This study assesses the effects of urban governance structure on the spatial expansion of metropolitan areas. A more fragmented governance structure, represented by a high number of administrative units with decision power on land use per inhabitant, is expected to increase the competition between small towns in the suburbs of metropolitan areas to attract households and workers, which, in turn, induces more land uptake. We study empirically the relationship between administrative fragmentation and the spatial size of cities in a sample of 180 metropolitan areas in the contexts of the US and Europe in the period 2000-2012. Results shed light on the structural differences between the two broad regions and suggest that administrative fragmentation impacts positively on land uptake in both the United States and Europe, although to different extents.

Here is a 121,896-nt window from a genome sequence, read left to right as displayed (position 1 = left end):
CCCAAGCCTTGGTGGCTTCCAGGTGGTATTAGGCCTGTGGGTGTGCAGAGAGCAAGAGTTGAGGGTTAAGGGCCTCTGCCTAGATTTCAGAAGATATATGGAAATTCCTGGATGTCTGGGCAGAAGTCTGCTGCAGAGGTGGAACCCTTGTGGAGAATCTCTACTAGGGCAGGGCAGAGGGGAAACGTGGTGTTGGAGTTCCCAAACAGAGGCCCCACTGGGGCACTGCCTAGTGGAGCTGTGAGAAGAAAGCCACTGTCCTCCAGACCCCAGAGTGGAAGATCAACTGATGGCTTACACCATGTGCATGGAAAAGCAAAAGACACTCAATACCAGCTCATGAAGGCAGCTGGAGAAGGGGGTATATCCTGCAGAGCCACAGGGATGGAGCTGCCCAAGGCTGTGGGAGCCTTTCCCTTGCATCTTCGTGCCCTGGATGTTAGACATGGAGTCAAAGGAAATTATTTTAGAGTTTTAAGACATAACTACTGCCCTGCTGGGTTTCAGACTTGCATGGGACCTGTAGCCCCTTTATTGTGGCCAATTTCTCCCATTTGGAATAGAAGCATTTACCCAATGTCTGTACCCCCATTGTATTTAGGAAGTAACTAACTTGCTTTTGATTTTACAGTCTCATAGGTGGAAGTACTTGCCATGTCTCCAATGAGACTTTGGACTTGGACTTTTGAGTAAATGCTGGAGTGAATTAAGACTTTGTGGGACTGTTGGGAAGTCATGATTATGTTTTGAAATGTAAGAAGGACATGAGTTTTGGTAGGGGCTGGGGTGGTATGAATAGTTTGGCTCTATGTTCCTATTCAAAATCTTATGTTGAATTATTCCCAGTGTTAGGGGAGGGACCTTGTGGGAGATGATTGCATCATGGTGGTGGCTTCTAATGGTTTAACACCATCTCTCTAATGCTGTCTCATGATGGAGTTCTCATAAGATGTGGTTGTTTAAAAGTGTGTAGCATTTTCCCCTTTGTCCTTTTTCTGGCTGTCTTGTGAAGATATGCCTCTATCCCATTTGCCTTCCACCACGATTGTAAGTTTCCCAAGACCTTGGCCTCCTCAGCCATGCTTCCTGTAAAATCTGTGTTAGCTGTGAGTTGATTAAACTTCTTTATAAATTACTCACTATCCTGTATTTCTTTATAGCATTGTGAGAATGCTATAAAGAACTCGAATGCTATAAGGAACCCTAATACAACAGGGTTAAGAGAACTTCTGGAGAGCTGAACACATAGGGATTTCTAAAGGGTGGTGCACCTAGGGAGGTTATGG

Suggested citation: Beghelli, S., G. Guastella, S. Pareglio, (2019), ‘Governance Fragmentation and Urban Spatial Expansion: Evidence from Europe and the United States ‘, Nota di Lavoro 26.2019, Milano, Italy: Fondazione Eni Enrico Mattei.